Test Tube Photometer Building Instructions


This is the second part of the complete test tube photometer building instructions: The building and wiring instructions. But if you want you can go back to the the shopping list. Here you find instructions for building the test tube photometer. If something is not completely clear to you, let us know and we will help you!

Build the measuring cell

  1. Assemble the housing
    The housing consists out of two parts, the main body and a sleeve. There are two respective holes in the main body in which you can place the sensor and the LED. Slowly pull the sleeve over the main body with the LED and Sensor pins sticking out (see picture above). Please remember the sensor orientation for the correct wiring of the pins!

  2. Wiring
    Now you can start and solder wires to the sensor an LED pins. If you have problems soldering the sensor pins with the housing assembled you can remove the sensor, solder the wires and then assemble the housing. But then you might have to use some force to fit the soldered pins through the gaps. I labeled each wire to make it easier for me to connect them later.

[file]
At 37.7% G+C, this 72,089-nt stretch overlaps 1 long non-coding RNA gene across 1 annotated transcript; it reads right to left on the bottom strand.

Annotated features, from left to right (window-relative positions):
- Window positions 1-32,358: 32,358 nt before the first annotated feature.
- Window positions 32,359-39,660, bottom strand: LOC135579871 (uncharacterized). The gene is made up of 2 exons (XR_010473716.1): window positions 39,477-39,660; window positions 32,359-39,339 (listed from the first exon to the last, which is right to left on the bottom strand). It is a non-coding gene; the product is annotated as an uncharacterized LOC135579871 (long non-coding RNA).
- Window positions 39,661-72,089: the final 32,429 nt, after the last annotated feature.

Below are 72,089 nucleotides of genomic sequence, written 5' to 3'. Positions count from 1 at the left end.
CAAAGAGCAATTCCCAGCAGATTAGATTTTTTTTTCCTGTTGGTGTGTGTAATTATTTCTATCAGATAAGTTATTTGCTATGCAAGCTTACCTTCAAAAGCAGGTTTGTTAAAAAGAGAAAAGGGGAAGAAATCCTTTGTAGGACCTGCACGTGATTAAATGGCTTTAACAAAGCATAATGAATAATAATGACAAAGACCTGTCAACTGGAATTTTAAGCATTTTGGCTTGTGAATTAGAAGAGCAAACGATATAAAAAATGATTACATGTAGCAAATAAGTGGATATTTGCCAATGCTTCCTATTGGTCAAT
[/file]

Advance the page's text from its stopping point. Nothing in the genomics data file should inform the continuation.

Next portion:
You should end up with five wires from the sensor:
    Power (V, pin 1)
    Input/Additional Feedback (-In, pin 2)
    Power/Ground (-V, pin 3)
    Output (Output, pin 5)
    Input/Ground (Common, pin 8)

Connect it to the microcontroller

Connect sensor pin 1 to 5V, pin 3 and 8 to ground. Sensor pin is connected to pin 5 with a 1 MΩ resistor in between (see circuit diagram on the right). You can now connect the sensor output (pin 5) to any analog input pin of your microcontroller and you are ready to measure light.
Speaking of light, you still have to connect the LED with one of the digital output pins of the microcontroller to switch the light on and off.

Well, that’s basically all you need to do to use your test tube photometer. If you like you can connect an LCD display to the microcontroller to display the measured values directly. I connected my photometer to a Raspberry Pi and let them communicate via the serial connection. The microcontroller runs this script and sends the data to the Pi which calculates the OD with this python script and writes everything to a .csv file.

That’s it! If you have any questions or feedback, don’t hesitate to contact me!

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